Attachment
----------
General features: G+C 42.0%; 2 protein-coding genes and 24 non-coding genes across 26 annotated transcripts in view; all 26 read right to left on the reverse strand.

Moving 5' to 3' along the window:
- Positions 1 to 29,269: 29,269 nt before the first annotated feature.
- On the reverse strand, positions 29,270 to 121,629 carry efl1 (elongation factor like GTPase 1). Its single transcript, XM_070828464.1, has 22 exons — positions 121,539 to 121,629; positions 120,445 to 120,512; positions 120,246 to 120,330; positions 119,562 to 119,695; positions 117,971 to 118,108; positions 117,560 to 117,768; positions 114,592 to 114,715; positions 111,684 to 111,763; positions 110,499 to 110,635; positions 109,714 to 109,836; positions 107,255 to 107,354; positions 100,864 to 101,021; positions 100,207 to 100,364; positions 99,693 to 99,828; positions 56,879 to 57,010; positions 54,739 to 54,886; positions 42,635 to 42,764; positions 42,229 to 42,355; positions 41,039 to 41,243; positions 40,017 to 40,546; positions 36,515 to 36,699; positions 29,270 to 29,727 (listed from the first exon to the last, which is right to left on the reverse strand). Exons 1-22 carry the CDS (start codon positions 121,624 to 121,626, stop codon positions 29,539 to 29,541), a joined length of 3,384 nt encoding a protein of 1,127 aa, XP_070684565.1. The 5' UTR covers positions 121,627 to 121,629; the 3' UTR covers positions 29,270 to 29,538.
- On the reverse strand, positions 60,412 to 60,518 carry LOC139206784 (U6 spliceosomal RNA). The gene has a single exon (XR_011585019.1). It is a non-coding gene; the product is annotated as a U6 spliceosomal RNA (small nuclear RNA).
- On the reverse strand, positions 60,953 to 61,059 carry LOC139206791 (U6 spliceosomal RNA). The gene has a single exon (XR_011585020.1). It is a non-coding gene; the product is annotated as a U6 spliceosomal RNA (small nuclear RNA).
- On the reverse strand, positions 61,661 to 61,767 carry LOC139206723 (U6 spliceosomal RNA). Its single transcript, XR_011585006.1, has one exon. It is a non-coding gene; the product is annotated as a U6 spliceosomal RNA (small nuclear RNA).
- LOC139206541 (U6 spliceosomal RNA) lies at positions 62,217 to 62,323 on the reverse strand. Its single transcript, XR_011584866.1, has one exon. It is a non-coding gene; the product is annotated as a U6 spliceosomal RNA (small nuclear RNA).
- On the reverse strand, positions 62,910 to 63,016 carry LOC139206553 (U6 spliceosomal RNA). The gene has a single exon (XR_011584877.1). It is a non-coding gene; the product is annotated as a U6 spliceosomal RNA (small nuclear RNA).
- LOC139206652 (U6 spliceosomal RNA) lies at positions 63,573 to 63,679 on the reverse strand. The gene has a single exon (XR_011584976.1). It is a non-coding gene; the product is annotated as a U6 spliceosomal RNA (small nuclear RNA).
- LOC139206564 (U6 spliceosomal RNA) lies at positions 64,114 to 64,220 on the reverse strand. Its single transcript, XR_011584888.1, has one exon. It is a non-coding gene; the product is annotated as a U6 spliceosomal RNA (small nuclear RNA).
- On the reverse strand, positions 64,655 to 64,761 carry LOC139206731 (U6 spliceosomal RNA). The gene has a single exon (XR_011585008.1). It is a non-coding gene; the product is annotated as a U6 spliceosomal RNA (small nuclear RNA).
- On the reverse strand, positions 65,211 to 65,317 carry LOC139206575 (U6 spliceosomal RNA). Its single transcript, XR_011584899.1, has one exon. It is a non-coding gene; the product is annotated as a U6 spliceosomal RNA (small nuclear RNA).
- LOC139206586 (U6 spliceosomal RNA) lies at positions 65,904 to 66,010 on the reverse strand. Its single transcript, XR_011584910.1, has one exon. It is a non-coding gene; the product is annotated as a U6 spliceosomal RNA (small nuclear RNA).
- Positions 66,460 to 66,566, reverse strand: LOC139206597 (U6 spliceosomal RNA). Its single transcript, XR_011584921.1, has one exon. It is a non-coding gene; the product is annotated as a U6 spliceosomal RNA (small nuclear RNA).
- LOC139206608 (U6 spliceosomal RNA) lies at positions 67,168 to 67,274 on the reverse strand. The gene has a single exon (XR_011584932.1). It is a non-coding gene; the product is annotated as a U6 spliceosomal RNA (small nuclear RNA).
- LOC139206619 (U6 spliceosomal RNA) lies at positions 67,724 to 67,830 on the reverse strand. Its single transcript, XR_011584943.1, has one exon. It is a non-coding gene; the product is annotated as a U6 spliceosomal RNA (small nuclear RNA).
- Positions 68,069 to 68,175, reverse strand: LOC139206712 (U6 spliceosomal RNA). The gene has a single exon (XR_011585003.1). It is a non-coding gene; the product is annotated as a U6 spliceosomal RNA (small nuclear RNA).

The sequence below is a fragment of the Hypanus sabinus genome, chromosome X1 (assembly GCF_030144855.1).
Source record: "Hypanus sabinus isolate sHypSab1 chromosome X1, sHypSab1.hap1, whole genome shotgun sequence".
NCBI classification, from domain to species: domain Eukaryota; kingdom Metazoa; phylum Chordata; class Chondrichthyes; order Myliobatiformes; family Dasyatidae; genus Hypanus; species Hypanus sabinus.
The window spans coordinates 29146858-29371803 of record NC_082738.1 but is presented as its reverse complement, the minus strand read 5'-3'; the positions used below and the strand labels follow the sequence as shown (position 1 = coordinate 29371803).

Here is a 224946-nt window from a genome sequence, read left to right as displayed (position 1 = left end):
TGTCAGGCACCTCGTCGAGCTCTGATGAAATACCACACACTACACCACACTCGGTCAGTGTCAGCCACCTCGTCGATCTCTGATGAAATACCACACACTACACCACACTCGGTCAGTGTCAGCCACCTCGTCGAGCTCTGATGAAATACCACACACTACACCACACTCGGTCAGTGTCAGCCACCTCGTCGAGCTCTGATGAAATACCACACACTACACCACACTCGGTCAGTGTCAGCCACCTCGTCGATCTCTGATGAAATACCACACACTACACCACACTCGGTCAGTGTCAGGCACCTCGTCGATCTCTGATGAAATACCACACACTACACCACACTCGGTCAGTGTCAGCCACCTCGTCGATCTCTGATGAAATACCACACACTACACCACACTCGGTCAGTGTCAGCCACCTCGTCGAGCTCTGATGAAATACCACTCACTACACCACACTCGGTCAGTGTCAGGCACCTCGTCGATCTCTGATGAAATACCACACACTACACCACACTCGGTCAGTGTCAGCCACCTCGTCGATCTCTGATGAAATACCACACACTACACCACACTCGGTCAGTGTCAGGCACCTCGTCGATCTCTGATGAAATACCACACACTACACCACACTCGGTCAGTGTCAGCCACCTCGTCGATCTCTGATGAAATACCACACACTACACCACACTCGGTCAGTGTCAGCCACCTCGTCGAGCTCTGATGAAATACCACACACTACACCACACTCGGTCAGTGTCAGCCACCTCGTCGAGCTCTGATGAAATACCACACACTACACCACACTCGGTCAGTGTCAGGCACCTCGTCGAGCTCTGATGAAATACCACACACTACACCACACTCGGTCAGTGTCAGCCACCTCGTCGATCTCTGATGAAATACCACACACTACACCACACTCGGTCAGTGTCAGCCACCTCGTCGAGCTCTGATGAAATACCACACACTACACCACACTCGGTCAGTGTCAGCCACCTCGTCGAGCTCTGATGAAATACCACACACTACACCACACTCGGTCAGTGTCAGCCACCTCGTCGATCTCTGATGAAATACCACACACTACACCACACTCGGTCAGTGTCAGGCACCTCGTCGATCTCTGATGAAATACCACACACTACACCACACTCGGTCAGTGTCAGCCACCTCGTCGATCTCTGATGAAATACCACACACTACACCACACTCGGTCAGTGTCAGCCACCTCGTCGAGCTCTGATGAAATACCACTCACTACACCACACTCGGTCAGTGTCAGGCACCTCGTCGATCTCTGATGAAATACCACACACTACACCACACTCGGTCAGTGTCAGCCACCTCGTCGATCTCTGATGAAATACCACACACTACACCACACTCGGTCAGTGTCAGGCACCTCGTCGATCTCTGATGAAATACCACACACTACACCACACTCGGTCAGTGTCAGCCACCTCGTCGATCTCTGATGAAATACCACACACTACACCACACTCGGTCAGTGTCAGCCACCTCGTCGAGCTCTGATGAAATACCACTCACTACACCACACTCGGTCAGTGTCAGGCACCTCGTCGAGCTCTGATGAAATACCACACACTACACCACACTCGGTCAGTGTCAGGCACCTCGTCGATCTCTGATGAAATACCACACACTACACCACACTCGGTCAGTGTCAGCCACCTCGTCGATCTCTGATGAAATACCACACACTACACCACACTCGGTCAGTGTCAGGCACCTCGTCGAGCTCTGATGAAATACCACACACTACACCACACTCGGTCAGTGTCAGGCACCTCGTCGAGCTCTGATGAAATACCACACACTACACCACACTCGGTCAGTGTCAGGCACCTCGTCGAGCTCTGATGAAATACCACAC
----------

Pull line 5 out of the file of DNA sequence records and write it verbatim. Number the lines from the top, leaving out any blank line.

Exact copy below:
- On the reverse strand, positions 60,412 to 60,518 carry LOC139206784 (U6 spliceosomal RNA). The gene has a single exon (XR_011585019.1). It is a non-coding gene; the product is annotated as a U6 spliceosomal RNA (small nuclear RNA).